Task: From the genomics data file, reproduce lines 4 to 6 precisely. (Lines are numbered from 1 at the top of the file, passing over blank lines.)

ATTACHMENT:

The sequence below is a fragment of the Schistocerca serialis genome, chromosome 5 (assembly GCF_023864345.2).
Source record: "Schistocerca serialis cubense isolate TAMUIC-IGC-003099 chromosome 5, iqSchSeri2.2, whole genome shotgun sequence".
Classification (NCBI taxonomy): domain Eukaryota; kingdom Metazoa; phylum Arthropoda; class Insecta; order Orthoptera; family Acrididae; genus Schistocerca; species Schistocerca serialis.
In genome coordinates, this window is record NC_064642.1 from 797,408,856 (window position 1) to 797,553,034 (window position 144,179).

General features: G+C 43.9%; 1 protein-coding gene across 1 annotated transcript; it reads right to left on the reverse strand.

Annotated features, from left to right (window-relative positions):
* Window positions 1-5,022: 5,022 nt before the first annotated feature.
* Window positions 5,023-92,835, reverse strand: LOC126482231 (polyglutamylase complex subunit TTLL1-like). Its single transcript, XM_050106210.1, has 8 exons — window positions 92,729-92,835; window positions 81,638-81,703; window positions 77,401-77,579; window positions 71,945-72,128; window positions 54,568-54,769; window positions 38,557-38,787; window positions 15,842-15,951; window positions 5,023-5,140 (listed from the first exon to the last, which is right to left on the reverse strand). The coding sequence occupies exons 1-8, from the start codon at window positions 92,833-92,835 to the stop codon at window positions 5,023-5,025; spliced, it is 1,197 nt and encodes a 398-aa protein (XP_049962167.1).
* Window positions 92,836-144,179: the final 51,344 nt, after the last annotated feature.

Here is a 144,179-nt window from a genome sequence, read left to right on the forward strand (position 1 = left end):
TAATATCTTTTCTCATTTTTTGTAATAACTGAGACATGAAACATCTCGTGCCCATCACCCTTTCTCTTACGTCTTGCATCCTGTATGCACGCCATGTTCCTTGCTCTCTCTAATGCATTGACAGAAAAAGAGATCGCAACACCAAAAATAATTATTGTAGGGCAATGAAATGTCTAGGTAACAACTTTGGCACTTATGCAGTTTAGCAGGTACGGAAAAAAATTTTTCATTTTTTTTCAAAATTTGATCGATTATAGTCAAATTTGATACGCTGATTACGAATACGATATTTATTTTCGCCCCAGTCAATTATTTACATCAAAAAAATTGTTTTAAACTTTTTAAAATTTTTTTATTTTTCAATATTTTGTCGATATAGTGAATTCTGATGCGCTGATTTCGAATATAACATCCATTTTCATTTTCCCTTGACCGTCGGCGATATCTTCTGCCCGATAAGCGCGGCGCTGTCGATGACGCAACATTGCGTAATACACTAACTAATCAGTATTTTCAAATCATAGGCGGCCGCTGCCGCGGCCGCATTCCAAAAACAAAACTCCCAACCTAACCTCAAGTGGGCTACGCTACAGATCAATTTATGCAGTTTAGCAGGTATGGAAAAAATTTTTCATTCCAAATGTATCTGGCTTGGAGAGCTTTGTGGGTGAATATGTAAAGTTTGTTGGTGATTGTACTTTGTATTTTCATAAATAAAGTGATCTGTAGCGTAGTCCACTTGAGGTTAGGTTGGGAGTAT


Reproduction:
In genome coordinates, this window is record NC_064642.1 from 797,408,856 (window position 1) to 797,553,034 (window position 144,179).

General features: G+C 43.9%; 1 protein-coding gene across 1 annotated transcript; it reads right to left on the reverse strand.

Annotated features, from left to right (window-relative positions):